What do you do after a tragedy like the Marathon bombing? Mourn for your fellow Bostonians. Donate to a fund. Visit Copley Square. Try to find something to bring joy back. Promise to make every encounter, every day a better one. Practice kindness.
But forgiving the bombers is not on my list. That’s what the Amish did in 2006 when a gunman entered a school house, sent the little boys outside and murdered the little girls, one by one, then killed himself. The Amish community brought food, comfort and forgiveness to the wife and children of the gunman. THE AMISH PROJECT (at the Cambridge Y Theater through June 27th) is playwright Jessica Dickey’s lyrical attempt to grasp the unknowable after the unthinkable has happened.
THE AMISH PROJECT is reminiscent of Moises Kaufman’s THE LARAMIE PROJECT because much of the dialogue seems testimonial, as if playwright Dickey had interviewed town folk and relatives of the murdered girls. At other times, the dialogue is internal, as if Dickey were privy to what the gunman (or his widow) thought about their Amish neighbors. And magically, we hear what the victims felt when they died and what they feel now that they reside in the spiritual world.
The Circuit Theatre Company production, lovingly directed by Alexandra Keegan, unfolds like a poem, the first stanzas chanted over and over: “Man enters a school. Man enters a school. Man enters……” Dickey introduces us to characters in hazy snatches: A little girl who loves hats (She even draws them on Jesus) plays with her older sister until her mother calls them in. Mother sews quilts and holds her girls close. Another mother seems distraught, scratching her own skin raw. The poem becomes dark, sinister. We can feel the change in the language, the rhythm of the piece.
Dickey has an ethereal style and a nice momentum going until she switches gears and the scenes (monologues) get longer. One peripheral character gets a whole story as if it were her play instead of the murder play, although a thread connects the two at the end. The outstanding actors make it all work, but I felt the play was out of joint when it ceased being poetic—and when the end wasn’t clear: Gorgeous, hymn-like harmonies begin the play and at the hour mark, they return as if to book end it. It seemed to me that it could, should end there and then—but peculiarly, there are ten or fifteen more minutes devoted to the widow of the murderer.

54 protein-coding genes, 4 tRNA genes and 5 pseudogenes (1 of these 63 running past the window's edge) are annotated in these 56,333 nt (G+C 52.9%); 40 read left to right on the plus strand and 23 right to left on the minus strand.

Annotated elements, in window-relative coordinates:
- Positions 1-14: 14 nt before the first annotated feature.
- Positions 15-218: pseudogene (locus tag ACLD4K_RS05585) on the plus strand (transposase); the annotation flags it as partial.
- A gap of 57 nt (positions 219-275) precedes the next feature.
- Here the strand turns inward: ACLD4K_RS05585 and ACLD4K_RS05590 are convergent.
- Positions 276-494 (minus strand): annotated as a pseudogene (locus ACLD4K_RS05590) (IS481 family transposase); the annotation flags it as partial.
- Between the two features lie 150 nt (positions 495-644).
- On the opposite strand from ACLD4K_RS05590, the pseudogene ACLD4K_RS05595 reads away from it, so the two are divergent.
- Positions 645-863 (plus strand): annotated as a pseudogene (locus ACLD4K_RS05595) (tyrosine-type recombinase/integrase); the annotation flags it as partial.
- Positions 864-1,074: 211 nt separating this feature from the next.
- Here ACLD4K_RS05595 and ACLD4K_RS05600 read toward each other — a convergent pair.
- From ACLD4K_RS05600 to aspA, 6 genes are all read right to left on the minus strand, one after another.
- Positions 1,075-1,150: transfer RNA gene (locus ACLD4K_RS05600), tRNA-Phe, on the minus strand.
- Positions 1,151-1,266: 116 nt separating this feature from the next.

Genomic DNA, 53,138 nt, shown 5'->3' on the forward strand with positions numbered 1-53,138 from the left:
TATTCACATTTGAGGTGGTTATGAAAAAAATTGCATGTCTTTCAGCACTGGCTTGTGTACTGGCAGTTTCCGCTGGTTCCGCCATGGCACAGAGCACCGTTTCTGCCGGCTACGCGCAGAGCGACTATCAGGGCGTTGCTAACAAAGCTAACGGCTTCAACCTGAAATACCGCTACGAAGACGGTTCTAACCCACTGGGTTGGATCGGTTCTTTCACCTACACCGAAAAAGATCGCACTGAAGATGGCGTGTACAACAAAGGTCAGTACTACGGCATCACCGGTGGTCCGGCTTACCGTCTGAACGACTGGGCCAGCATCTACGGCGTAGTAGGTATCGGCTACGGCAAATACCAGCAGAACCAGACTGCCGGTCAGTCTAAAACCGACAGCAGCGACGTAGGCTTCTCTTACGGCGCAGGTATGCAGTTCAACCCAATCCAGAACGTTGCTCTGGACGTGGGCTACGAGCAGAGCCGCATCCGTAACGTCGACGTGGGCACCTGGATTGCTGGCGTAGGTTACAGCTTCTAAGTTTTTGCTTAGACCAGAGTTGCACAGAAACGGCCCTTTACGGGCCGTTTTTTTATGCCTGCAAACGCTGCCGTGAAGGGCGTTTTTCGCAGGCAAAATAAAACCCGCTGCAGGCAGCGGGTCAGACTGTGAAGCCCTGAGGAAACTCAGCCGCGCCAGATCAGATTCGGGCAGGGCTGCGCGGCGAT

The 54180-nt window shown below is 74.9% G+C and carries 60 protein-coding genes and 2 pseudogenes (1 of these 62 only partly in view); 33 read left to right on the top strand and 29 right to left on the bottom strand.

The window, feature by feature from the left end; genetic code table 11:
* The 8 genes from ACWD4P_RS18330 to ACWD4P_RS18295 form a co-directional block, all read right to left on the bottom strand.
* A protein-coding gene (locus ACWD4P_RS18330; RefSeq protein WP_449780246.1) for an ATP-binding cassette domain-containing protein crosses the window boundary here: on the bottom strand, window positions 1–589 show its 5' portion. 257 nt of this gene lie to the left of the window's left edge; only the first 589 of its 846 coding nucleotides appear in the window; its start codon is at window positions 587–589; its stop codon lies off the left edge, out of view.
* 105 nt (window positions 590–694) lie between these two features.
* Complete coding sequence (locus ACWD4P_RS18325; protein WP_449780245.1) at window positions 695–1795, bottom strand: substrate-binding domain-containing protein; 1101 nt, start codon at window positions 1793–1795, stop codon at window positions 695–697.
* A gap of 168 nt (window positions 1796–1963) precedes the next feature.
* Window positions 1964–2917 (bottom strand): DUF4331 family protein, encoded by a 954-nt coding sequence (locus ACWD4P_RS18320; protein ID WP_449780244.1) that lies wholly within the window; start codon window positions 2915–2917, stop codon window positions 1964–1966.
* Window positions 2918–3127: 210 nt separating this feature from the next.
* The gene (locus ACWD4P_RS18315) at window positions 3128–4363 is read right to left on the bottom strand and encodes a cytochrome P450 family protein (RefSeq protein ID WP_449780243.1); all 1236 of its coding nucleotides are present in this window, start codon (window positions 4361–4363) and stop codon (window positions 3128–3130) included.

Dickey has lovely ideas in her play, like the notion that all the “fighting” we do messes up the world and causes violence. Swedenborgians believe in a similar imbalance that causes pain, as do many Eastern religions. One issue she did not raise, that I wish she had (and she had the opportunity since the gunman targeted only female children) is the frequency with which women are the victims of mass killings, like Newtown where all the adults who were murdered were female (teachers). What does that say about the value of women in this world?
Dickey’s play certainly benefits from Circuit’s remarkable cast (and from Adam Wyron’s expansive barn of a schoolhouse): Janett “Becky” Bass in multiple, male and female roles like the caring Amish mother, capable community spokesman and plucky high school student/ compassionate salesclerk; Mackenzie Dreese and Anne Kocher as playful sisters, delighting in their innocent dreams; Emma Johnson as the distraught widow of the shooter and Karin Nilo as the tortured gunman: powerful performances, every one.
P.S. I find plays which dissect violence step by step, extremely difficult to watch. Any time you turn on a television, that’s practically all you see: Real (news), imagined (CSI, NSA, FBI, CIA) and recreated (crime tv). This is the second play this spring I’ve seen about school shootings and, for me, it’s just too painful.